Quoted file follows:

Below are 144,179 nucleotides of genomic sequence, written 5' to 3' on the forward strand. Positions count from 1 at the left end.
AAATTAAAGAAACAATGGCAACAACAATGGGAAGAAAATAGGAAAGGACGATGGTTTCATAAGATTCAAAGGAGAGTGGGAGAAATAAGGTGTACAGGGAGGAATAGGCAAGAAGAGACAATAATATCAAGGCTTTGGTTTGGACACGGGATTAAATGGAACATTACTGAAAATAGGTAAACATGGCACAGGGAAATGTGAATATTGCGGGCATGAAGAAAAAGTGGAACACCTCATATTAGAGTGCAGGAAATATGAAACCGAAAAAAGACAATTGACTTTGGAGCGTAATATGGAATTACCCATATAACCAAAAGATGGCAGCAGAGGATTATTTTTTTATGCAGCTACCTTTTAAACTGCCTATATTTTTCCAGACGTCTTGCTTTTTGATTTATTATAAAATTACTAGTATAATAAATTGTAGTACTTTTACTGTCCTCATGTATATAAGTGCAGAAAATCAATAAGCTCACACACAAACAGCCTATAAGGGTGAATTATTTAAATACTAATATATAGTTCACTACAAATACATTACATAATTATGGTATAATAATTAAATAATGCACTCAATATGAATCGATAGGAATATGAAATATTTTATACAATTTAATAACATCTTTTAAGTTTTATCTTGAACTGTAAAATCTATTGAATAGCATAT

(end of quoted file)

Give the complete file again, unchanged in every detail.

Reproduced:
Below are 144,179 nucleotides of genomic sequence, written 5' to 3' on the forward strand. Positions count from 1 at the left end.
AAATTAAAGAAACAATGGCAACAACAATGGGAAGAAAATAGGAAAGGACGATGGTTTCATAAGATTCAAAGGAGAGTGGGAGAAATAAGGTGTACAGGGAGGAATAGGCAAGAAGAGACAATAATATCAAGGCTTTGGTTTGGACACGGGATTAAATGGAACATTACTGAAAATAGGTAAACATGGCACAGGGAAATGTGAATATTGCGGGCATGAAGAAAAAGTGGAACACCTCATATTAGAGTGCAGGAAATATGAAACCGAAAAAAGACAATTGACTTTGGAGCGTAATATGGAATTACCCATATAACCAAAAGATGGCAGCAGAGGATTATTTTTTTATGCAGCTACCTTTTAAACTGCCTATATTTTTCCAGACGTCTTGCTTTTTGATTTATTATAAAATTACTAGTATAATAAATTGTAGTACTTTTACTGTCCTCATGTATATAAGTGCAGAAAATCAATAAGCTCACACACAAACAGCCTATAAGGGTGAATTATTTAAATACTAATATATAGTTCACTACAAATACATTACATAATTATGGTATAATAATTAAATAATGCACTCAATATGAATCGATAGGAATATGAAATATTTTATACAATTTAATAACATCTTTTAAGTTTTATCTTGAACTGTAAAATCTATTGAATAGCATAT